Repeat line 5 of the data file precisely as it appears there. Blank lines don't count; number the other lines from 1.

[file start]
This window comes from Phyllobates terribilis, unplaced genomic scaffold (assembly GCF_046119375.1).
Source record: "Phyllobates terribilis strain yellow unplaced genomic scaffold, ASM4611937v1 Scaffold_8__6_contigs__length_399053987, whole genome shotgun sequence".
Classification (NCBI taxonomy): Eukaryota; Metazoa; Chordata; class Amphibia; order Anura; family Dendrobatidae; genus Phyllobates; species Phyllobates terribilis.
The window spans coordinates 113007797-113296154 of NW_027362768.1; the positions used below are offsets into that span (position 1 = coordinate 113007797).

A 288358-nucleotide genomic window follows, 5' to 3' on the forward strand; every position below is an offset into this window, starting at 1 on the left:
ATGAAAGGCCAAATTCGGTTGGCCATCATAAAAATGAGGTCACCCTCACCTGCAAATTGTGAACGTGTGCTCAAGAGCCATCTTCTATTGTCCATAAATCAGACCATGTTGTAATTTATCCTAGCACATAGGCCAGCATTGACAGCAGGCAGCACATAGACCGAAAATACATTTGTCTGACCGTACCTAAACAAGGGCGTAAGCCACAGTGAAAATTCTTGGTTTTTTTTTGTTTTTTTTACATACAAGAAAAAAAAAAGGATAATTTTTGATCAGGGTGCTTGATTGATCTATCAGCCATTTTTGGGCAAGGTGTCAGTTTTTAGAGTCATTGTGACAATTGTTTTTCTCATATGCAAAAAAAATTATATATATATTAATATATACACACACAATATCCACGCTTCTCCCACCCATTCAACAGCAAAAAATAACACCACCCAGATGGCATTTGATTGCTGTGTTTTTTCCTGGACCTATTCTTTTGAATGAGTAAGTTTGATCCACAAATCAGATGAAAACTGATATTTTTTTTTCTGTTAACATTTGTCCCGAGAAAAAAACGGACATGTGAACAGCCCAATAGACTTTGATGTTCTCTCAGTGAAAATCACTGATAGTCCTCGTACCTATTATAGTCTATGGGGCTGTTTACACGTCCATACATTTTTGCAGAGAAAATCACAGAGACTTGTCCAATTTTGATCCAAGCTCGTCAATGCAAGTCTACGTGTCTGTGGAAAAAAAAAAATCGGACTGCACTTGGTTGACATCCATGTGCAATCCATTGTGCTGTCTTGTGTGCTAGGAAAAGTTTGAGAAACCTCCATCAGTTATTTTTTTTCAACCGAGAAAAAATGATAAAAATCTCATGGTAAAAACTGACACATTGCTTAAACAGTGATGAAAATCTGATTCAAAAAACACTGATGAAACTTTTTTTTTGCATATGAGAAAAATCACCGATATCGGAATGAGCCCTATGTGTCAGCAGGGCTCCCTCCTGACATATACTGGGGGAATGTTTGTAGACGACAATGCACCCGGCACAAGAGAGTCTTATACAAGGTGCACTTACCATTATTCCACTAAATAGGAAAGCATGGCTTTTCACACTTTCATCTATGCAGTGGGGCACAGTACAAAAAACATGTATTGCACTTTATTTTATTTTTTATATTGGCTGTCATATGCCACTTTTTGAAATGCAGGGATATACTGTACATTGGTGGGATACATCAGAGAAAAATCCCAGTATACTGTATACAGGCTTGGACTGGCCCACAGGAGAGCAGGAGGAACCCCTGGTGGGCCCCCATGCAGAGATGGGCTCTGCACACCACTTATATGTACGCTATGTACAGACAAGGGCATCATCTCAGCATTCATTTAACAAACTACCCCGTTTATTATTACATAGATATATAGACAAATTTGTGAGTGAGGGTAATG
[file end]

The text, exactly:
A 288358-nucleotide genomic window follows, 5' to 3' on the forward strand; every position below is an offset into this window, starting at 1 on the left: